Wednesday, June 1, 2016

Four Roses Isn't Messing Around

Photo by Ben Carson for The Anderson News.
This photograph appears in today's issue of The Anderson News, a newspaper (and web site) serving Anderson County, Kentucky. What is it, under that plastic wrapping? It is a boiler, headed to the Four Roses Distillery. As reported by Ben Carson, it is a 100,000 gallon boiler, manufactured in Minnesota, that will replace the current boiler and also support the distillery's $34 million expansion.

The boiler is an essential part of any distillery, although it is not something most people think about when they ponder a distillery's component parts. On one level it is simple, it boils water to produce steam. The complicated part is doing that safely and consistently on a large scale.

Historically, most of them were fueled by coal. Today it is natural gas.

If you ever tour a craft distillery and ask to see the boiler (not usually on the tour), it probably will look something like this.

Columbia MPH30 boiler at Scratch Distillery in Edmonds, Washington.
The capacity of this boiler is 227 gallons. There are, of course, boilers of all sizes in between. Many of the new distilleries in Kentucky, such as Michter's, Wilderness Trail, Castle & Key, and Bardstown Bourbon Company, have boilers not much bigger than this one, so the image of the new one for Four Roses is a bit shocking. Many of these new plants have initial capacities close to one-million proof gallons, which is a lot and in no sense 'micro,' but the big boys such as Four Roses are still much, much bigger, and most of them are expanding.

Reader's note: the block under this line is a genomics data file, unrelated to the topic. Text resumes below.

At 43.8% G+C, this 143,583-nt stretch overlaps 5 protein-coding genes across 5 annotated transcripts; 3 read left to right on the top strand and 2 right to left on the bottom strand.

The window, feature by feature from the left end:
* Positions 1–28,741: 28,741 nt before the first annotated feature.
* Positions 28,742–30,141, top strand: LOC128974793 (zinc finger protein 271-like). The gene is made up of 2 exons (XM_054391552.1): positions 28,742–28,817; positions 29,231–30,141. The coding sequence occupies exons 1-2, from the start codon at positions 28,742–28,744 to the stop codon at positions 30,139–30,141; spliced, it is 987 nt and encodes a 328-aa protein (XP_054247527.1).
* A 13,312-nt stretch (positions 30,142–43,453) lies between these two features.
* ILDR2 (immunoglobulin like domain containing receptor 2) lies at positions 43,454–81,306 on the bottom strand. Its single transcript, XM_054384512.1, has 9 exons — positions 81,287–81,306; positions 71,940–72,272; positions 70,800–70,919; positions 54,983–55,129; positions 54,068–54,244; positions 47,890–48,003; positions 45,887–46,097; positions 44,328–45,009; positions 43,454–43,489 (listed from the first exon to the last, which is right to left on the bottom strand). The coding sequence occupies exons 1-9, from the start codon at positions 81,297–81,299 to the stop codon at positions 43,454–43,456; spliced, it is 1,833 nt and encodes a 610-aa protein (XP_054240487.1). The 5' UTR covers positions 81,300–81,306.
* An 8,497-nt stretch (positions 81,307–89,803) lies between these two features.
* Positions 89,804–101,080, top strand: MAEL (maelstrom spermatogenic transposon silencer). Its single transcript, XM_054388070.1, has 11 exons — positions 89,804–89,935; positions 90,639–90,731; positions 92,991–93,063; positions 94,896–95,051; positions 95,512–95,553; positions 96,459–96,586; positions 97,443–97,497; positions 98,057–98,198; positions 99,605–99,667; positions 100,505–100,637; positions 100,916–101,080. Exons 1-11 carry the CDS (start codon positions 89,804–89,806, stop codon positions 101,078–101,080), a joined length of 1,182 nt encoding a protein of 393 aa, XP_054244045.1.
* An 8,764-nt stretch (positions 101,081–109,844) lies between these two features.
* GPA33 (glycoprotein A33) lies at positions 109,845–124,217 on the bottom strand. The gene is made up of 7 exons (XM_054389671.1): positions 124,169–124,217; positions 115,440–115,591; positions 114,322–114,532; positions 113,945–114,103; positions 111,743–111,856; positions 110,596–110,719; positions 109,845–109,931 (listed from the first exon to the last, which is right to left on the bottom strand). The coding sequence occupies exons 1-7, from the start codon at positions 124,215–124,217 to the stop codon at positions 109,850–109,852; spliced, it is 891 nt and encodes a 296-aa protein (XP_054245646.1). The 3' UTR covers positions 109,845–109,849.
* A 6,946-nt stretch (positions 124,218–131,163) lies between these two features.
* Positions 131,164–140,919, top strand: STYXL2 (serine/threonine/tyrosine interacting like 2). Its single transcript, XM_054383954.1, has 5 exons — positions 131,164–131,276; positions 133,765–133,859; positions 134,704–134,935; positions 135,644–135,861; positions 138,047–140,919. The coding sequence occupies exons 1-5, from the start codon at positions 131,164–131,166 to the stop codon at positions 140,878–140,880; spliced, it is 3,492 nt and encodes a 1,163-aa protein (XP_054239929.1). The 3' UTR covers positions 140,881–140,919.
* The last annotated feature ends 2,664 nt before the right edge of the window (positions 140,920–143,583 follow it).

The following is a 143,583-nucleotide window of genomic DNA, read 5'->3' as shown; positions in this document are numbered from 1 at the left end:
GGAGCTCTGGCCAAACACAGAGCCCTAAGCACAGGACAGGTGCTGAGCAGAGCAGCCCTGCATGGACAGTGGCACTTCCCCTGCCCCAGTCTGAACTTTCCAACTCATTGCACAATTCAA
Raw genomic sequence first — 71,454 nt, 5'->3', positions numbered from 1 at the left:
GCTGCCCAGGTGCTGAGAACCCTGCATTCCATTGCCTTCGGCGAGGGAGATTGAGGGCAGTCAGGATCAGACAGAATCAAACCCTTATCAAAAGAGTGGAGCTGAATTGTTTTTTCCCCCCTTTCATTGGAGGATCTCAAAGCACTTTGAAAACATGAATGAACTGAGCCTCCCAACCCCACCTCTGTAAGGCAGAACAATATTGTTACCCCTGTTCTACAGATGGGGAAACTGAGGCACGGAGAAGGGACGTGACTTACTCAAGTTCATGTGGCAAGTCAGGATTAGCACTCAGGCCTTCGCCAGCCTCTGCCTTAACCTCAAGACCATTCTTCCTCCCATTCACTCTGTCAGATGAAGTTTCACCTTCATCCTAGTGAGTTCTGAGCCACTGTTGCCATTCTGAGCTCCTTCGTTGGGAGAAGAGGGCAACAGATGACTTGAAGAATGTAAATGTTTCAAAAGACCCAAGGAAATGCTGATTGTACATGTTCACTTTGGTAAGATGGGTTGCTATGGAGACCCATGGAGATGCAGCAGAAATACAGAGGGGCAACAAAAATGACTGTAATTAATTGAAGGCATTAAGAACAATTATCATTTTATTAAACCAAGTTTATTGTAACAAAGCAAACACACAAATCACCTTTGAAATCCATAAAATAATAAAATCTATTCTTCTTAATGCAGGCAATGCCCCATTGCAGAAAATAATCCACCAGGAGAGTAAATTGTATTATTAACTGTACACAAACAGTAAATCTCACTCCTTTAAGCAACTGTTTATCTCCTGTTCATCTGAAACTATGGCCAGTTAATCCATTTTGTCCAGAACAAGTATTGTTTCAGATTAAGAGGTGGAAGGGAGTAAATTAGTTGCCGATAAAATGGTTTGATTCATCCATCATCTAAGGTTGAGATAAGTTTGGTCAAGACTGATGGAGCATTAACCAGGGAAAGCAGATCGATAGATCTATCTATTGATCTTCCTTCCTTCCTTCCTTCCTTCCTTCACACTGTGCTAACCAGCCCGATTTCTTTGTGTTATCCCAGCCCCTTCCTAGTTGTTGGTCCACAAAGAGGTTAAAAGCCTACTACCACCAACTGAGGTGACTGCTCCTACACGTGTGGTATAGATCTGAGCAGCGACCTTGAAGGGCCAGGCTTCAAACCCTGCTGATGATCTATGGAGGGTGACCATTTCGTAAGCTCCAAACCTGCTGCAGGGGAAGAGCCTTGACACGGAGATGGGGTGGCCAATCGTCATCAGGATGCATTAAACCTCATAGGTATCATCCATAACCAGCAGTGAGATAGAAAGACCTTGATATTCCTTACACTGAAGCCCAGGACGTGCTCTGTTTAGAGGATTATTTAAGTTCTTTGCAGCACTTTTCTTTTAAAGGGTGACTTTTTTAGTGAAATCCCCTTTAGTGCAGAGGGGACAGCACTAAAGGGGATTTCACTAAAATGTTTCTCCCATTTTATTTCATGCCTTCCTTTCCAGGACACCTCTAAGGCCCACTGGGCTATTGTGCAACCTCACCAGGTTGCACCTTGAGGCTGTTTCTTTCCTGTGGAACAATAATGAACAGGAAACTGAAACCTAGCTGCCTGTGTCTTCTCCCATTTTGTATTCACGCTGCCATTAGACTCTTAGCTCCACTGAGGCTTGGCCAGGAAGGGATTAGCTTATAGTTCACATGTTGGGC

A distillery is an expensive proposition, small or large. A whiskey distillery investment means banking on an unknowable future. Guess wrong either way (too much or too little) and you stand to lose an enormous amount of money, but you will make an enormous amount of money if you get it right. Kentucky is not the go-to state for very many businesses, but it remains the location of choice for bourbon-making. Despite bourbon now being made in more places than ever before, the industry continues to be concentrated in Kentucky.

Danville's Wilderness Trail Distillery, which is building a new facility west of town, will be using a locally-made boiler from Sellers Manufacturing. The 75-year-old company has a factory in Danville but is based in the Chicago suburbs. Shane Baker of Wilderness Trail says they chose the Sellers boiler in part because it is locally-made and also because it uses no water treatment chemicals.

1 comment:

Mark Fleetwood said...

Chuck, with this and Campari's investment in WT, it's always seemed odd to me that Bardstown, with it 2-3 distilleries, seems like a veritable Times Square compared to Lawrenceburg. Maybe Nelson Cty supports Bardstown more than Anderson does L'burg. Or maybe L'burg locals just like it that way thank you very much.